Any further comments, advice, or recommendations? Thanks!
Post Wed May 15, 2013 2:25 am
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coaster
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Well, the tax code being what it is, subject to interpretation, it's always the IRS's interpretation that counts in the end, so you're wise if you take any "advice" you come across in online forums with a healthy bit of skepticism, and that includes ours.

I find TurboTax to be very helpful in what-iffing unknown scenarios. It takes some time, but you get definitive and quantified answers. The only caveat is that it's last year's tax code.

~Tim~
Post Wed May 15, 2013 5:01 am
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littleroc02us
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quote:
Fear not, I still live with my parents (I did give one clue, in that my retirement was "far off") ...so I don't think "survival mode" is in order just yet.




What I meant by survival mode is that when your basically unemployed the focus is on maintaining a sort of buffer zone so that if Murphy's law does happen you have cash resources on hand. When your income becomes steady then I'd go back to an investment strategy.

Hope that helps.

Risk comes from not knowing what you're doing. (Warren Buffet)
Post Wed May 15, 2013 8:29 pm
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sbutk7
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quote:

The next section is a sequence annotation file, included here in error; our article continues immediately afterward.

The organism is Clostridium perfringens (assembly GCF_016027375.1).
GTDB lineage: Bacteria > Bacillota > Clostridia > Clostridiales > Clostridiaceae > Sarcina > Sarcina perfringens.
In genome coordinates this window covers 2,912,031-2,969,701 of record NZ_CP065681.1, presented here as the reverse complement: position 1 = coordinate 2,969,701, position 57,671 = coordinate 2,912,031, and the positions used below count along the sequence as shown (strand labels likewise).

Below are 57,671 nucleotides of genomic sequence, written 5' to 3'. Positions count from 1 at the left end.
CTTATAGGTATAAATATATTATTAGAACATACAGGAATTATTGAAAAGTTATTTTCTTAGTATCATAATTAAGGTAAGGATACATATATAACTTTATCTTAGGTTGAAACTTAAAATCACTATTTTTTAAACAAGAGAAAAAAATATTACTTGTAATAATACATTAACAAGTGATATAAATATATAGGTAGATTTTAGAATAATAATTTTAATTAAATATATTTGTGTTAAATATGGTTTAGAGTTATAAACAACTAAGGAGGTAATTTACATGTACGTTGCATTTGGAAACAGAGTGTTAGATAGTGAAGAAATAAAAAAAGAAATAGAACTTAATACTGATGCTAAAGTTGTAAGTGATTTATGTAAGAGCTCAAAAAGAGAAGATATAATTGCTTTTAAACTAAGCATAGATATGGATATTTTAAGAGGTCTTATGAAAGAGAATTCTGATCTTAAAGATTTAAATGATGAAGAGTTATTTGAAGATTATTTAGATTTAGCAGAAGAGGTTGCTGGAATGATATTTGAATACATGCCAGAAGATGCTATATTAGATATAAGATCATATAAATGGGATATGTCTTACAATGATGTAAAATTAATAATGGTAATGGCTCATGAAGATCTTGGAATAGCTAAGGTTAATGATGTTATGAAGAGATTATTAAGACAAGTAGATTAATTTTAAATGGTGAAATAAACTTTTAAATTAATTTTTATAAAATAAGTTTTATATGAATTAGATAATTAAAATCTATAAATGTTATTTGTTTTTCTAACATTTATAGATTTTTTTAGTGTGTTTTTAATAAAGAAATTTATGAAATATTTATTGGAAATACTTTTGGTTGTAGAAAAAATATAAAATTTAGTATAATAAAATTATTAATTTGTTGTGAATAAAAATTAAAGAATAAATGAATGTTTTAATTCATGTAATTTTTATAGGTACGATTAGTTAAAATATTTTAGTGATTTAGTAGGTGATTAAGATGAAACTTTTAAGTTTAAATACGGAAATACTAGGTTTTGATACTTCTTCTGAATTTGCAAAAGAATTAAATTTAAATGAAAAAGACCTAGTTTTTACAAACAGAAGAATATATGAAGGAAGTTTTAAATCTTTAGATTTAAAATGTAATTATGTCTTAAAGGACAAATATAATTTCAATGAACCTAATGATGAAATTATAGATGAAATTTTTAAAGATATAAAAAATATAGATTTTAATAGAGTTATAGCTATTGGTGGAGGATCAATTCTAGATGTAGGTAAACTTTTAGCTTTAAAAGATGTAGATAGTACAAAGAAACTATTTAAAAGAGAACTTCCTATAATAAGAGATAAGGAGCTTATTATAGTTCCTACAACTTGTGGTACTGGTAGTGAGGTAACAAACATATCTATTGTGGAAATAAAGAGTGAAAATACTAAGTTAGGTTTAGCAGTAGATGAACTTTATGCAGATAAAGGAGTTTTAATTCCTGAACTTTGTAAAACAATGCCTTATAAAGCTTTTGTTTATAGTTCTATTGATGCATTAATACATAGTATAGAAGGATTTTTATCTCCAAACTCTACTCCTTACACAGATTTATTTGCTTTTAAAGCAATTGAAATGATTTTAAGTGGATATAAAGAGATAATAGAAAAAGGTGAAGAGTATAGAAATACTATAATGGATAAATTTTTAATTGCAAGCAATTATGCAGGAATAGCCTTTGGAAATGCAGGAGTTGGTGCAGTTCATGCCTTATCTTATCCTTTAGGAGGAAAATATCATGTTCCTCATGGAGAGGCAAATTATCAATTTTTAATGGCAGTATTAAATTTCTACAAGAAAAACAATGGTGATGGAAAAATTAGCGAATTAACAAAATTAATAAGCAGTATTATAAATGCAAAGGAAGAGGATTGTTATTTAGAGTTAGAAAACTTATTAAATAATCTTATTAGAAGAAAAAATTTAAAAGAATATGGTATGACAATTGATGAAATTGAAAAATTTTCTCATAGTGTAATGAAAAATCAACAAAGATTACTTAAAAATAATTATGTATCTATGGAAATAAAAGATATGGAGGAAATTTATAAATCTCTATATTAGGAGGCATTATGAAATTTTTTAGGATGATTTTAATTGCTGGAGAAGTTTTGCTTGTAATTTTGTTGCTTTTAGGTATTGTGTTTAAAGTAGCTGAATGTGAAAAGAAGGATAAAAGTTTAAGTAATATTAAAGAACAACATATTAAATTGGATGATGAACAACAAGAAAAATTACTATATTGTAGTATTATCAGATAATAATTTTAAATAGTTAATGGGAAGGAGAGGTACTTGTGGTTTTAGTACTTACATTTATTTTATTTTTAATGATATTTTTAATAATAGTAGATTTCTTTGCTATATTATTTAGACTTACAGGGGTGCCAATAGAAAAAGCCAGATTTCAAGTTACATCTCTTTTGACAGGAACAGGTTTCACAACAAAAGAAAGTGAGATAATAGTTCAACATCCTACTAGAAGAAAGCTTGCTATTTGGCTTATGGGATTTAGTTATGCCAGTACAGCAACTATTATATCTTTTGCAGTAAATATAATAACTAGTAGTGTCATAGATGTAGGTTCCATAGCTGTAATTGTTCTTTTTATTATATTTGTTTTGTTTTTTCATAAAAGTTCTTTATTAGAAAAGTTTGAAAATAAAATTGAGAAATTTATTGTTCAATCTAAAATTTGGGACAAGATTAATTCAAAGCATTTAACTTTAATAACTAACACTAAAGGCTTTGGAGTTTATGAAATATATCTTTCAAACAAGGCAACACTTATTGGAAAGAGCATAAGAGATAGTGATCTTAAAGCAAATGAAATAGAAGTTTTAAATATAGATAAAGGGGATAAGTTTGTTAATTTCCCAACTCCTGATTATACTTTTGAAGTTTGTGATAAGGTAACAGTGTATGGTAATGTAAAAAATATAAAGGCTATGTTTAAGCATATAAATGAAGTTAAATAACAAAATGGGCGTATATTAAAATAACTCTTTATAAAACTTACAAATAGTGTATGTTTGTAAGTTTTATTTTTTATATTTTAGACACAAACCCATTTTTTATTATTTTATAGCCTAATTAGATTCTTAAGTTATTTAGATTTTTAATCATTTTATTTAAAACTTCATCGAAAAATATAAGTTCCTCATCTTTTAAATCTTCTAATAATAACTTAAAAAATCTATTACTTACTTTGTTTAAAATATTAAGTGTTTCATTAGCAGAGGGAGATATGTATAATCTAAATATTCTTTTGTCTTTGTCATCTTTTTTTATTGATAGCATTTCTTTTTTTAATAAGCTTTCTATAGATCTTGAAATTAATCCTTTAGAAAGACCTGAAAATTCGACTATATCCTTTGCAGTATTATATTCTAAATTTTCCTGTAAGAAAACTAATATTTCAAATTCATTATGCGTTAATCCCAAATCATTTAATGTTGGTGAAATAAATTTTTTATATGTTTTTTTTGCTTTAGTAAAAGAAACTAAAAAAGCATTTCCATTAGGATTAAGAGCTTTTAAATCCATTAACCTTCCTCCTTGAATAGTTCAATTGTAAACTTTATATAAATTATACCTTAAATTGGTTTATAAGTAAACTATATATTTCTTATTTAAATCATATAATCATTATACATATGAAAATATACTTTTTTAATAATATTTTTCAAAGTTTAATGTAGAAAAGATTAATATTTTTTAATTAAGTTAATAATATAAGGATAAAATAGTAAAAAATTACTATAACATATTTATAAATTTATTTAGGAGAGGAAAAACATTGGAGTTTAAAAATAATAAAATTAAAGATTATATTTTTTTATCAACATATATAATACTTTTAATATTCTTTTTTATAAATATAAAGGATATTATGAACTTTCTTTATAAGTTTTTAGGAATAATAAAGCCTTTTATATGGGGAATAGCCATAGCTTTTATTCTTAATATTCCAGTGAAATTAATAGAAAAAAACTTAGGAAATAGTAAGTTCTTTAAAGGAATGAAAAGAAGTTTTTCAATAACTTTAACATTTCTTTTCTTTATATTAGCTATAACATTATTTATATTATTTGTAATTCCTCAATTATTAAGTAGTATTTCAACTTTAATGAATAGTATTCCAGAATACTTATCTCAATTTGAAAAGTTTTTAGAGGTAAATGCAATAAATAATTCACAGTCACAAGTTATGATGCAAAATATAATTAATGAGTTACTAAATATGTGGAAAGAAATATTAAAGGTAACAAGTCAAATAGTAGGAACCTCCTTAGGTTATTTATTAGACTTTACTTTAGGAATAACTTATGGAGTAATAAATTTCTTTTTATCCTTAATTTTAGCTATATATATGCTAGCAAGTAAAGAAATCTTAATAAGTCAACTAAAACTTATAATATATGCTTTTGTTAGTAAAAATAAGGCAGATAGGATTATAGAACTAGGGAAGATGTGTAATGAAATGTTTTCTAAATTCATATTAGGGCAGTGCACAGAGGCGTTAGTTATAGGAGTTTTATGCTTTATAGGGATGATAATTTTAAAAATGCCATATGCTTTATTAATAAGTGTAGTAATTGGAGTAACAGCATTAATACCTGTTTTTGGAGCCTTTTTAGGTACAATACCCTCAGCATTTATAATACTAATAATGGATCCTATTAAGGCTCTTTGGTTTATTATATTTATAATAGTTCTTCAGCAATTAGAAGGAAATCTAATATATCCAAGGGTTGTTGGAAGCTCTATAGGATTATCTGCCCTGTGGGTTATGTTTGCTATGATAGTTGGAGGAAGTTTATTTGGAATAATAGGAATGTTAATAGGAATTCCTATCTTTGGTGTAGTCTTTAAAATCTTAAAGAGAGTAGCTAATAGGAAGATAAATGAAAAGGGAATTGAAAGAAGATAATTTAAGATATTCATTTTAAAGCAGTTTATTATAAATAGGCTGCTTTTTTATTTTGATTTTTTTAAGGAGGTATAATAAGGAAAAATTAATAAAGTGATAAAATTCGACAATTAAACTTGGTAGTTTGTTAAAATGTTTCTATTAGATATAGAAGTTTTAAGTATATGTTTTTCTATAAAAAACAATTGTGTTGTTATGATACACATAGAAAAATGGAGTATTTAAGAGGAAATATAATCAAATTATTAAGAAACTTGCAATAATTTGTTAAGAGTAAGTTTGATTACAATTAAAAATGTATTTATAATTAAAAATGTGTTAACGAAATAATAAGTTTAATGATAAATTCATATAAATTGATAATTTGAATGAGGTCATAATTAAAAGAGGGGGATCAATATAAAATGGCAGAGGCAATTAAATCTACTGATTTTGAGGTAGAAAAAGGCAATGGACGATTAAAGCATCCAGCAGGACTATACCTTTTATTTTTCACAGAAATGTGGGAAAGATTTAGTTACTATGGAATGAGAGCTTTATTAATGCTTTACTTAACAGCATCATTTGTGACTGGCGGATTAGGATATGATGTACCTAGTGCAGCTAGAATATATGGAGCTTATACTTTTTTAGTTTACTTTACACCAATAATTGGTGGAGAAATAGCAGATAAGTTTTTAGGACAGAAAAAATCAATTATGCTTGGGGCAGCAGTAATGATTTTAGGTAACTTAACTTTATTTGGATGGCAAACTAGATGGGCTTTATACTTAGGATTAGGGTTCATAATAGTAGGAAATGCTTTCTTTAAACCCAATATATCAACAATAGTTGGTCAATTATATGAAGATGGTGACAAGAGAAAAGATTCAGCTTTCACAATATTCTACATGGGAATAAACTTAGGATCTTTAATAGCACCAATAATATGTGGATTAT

Originally posted by littleroc02us
quote:
Fear not, I still live with my parents (I did give one clue, in that my retirement was "far off") ...so I don't think "survival mode" is in order just yet.




What I meant by survival mode is that when your basically unemployed the focus is on maintaining a sort of buffer zone so that if Murphy's law does happen you have cash resources on hand. When your income becomes steady then I'd go back to an investment strategy.

Hope that helps.



It's all good. I can see definite validity in what you're saying. ...My personal situation is a little different, though. Living at home, I have only those bank accounts I spoke of as limited sources of income; but also expenses that are either minimal or nonexistent.
Post Sat May 18, 2013 5:33 pm
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Anton Martin
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Re: Can I contribute to my Roth IRA under these circumstance  Reply with quote  

quote:
Originally posted by sbutk7
I'm currently unemployed.

My neighbor just took a 3 week vacation, and while he was away I had agreed to look after his house, his cats, and his plants. For my troubles, he had promised to pay me with a $500 check, which he did indeed make good on when he returned.

My question is, am I allowed to deposit that check in my Roth IRA account, adding to my savings for my far-off retirement? I realize I hold no steady job ...but the check did represent "earnings".

Thanks.


Well, why don't you try to invest those money in stocks. I know it is risky investment but believe me you can earn good money from it if you do some research and refer expert for stock investments.

Think over it.....